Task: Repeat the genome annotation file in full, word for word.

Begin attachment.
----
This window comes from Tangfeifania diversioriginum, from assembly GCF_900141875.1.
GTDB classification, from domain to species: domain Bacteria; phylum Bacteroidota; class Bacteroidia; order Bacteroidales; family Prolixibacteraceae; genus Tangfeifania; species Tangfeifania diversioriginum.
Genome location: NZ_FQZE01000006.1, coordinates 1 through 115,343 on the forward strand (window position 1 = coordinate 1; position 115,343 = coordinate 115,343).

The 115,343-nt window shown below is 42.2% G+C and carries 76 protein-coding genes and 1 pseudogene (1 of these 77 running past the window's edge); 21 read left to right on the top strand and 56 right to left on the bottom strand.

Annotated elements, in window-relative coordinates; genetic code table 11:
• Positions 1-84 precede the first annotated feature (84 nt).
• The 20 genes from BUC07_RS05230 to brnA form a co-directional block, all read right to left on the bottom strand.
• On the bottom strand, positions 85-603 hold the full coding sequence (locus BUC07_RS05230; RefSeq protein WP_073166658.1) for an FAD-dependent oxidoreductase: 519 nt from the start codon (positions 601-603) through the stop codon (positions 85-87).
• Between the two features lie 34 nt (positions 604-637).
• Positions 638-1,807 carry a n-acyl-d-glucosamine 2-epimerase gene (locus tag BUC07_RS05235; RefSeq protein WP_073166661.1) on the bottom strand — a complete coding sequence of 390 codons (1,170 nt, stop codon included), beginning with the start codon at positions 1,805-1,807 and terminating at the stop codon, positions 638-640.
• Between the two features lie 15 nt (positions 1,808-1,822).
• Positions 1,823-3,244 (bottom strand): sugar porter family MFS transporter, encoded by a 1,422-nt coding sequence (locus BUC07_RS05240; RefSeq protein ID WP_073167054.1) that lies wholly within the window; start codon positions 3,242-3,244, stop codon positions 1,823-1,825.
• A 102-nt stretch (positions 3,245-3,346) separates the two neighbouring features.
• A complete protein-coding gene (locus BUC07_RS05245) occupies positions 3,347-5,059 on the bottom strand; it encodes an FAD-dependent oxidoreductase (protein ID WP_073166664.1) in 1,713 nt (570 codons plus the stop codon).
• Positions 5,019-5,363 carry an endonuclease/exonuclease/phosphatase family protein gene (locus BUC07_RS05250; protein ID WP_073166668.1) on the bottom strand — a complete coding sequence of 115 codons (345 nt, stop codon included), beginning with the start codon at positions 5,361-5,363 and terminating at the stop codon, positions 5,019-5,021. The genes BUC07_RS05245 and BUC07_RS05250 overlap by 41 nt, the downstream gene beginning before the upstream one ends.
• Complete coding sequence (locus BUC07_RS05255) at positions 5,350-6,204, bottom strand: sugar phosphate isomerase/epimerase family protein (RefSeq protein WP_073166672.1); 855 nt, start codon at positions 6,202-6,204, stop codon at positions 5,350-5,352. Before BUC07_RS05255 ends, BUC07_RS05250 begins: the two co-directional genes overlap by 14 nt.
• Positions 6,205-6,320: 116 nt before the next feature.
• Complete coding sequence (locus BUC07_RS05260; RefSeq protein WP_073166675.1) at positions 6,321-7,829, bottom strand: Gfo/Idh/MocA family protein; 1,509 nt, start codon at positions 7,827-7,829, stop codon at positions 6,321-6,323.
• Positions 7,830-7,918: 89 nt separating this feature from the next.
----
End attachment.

This window comes from Tangfeifania diversioriginum, from assembly GCF_900141875.1.
GTDB classification, from domain to species: domain Bacteria; phylum Bacteroidota; class Bacteroidia; order Bacteroidales; family Prolixibacteraceae; genus Tangfeifania; species Tangfeifania diversioriginum.
Genome location: NZ_FQZE01000006.1, coordinates 1 through 115,343 on the forward strand (window position 1 = coordinate 1; position 115,343 = coordinate 115,343).

The 115,343-nt window shown below is 42.2% G+C and carries 76 protein-coding genes and 1 pseudogene (1 of these 77 running past the window's edge); 21 read left to right on the top strand and 56 right to left on the bottom strand.

Annotated elements, in window-relative coordinates; genetic code table 11:
• Positions 1-84 precede the first annotated feature (84 nt).
• The 20 genes from BUC07_RS05230 to brnA form a co-directional block, all read right to left on the bottom strand.
• On the bottom strand, positions 85-603 hold the full coding sequence (locus BUC07_RS05230; RefSeq protein WP_073166658.1) for an FAD-dependent oxidoreductase: 519 nt from the start codon (positions 601-603) through the stop codon (positions 85-87).
• Between the two features lie 34 nt (positions 604-637).
• Positions 638-1,807 carry a n-acyl-d-glucosamine 2-epimerase gene (locus tag BUC07_RS05235; RefSeq protein WP_073166661.1) on the bottom strand — a complete coding sequence of 390 codons (1,170 nt, stop codon included), beginning with the start codon at positions 1,805-1,807 and terminating at the stop codon, positions 638-640.
• Between the two features lie 15 nt (positions 1,808-1,822).
• Positions 1,823-3,244 (bottom strand): sugar porter family MFS transporter, encoded by a 1,422-nt coding sequence (locus BUC07_RS05240; RefSeq protein ID WP_073167054.1) that lies wholly within the window; start codon positions 3,242-3,244, stop codon positions 1,823-1,825.
• A 102-nt stretch (positions 3,245-3,346) separates the two neighbouring features.
• A complete protein-coding gene (locus BUC07_RS05245) occupies positions 3,347-5,059 on the bottom strand; it encodes an FAD-dependent oxidoreductase (protein ID WP_073166664.1) in 1,713 nt (570 codons plus the stop codon).
• Positions 5,019-5,363 carry an endonuclease/exonuclease/phosphatase family protein gene (locus BUC07_RS05250; protein ID WP_073166668.1) on the bottom strand — a complete coding sequence of 115 codons (345 nt, stop codon included), beginning with the start codon at positions 5,361-5,363 and terminating at the stop codon, positions 5,019-5,021. The genes BUC07_RS05245 and BUC07_RS05250 overlap by 41 nt, the downstream gene beginning before the upstream one ends.
• Complete coding sequence (locus BUC07_RS05255) at positions 5,350-6,204, bottom strand: sugar phosphate isomerase/epimerase family protein (RefSeq protein WP_073166672.1); 855 nt, start codon at positions 6,202-6,204, stop codon at positions 5,350-5,352. Before BUC07_RS05255 ends, BUC07_RS05250 begins: the two co-directional genes overlap by 14 nt.
• Positions 6,205-6,320: 116 nt before the next feature.
• Complete coding sequence (locus BUC07_RS05260; RefSeq protein WP_073166675.1) at positions 6,321-7,829, bottom strand: Gfo/Idh/MocA family protein; 1,509 nt, start codon at positions 7,827-7,829, stop codon at positions 6,321-6,323.
• Positions 7,830-7,918: 89 nt separating this feature from the next.